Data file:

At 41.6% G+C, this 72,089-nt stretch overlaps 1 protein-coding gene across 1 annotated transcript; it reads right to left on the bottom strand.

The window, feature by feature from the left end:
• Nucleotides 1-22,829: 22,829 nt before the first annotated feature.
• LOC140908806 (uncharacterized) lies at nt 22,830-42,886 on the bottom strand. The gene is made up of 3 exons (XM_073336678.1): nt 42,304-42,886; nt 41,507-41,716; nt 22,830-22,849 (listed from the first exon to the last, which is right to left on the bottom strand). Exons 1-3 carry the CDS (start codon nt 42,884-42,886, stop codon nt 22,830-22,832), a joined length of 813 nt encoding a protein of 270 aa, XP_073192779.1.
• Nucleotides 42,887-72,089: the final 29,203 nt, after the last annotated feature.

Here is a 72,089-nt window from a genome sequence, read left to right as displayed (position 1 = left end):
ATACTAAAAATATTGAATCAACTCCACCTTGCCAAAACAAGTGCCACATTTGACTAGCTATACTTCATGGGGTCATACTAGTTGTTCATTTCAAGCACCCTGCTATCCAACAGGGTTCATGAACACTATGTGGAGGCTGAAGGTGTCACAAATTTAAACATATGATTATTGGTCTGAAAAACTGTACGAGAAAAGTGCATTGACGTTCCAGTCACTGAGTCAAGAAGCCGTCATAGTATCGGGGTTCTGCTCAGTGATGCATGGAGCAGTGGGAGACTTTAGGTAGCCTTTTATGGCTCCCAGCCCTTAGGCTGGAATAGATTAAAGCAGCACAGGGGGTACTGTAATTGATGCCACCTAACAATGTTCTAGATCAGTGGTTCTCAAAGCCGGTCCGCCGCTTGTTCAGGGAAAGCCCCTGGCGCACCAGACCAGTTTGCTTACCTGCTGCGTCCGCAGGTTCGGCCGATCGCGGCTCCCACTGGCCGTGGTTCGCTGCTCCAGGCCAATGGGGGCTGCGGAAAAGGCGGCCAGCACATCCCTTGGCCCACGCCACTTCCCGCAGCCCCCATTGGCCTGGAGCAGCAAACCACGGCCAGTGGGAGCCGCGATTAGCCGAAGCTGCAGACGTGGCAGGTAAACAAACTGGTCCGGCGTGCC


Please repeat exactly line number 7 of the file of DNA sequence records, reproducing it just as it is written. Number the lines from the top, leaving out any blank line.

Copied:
ATACTAAAAATATTGAATCAACTCCACCTTGCCAAAACAAGTGCCACATTTGACTAGCTATACTTCATGGGGTCATACTAGTTGTTCATTTCAAGCACCCTGCTATCCAACAGGGTTCATGAACACTATGTGGAGGCTGAAGGTGTCACAAATTTAAACATATGATTATTGGTCTGAAAAACTGTACGAGAAAAGTGCATTGACGTTCCAGTCACTGAGTCAAGAAGCCGTCATAGTATCGGGGTTCTGCTCAGTGATGCATGGAGCAGTGGGAGACTTTAGGTAGCCTTTTATGGCTCCCAGCCCTTAGGCTGGAATAGATTAAAGCAGCACAGGGGGTACTGTAATTGATGCCACCTAACAATGTTCTAGATCAGTGGTTCTCAAAGCCGGTCCGCCGCTTGTTCAGGGAAAGCCCCTGGCGCACCAGACCAGTTTGCTTACCTGCTGCGTCCGCAGGTTCGGCCGATCGCGGCTCCCACTGGCCGTGGTTCGCTGCTCCAGGCCAATGGGGGCTGCGGAAAAGGCGGCCAGCACATCCCTTGGCCCACGCCACTTCCCGCAGCCCCCATTGGCCTGGAGCAGCAAACCACGGCCAGTGGGAGCCGCGATTAGCCGAAGCTGCAGACGTGGCAGGTAAACAAACTGGTCCGGCGTGCC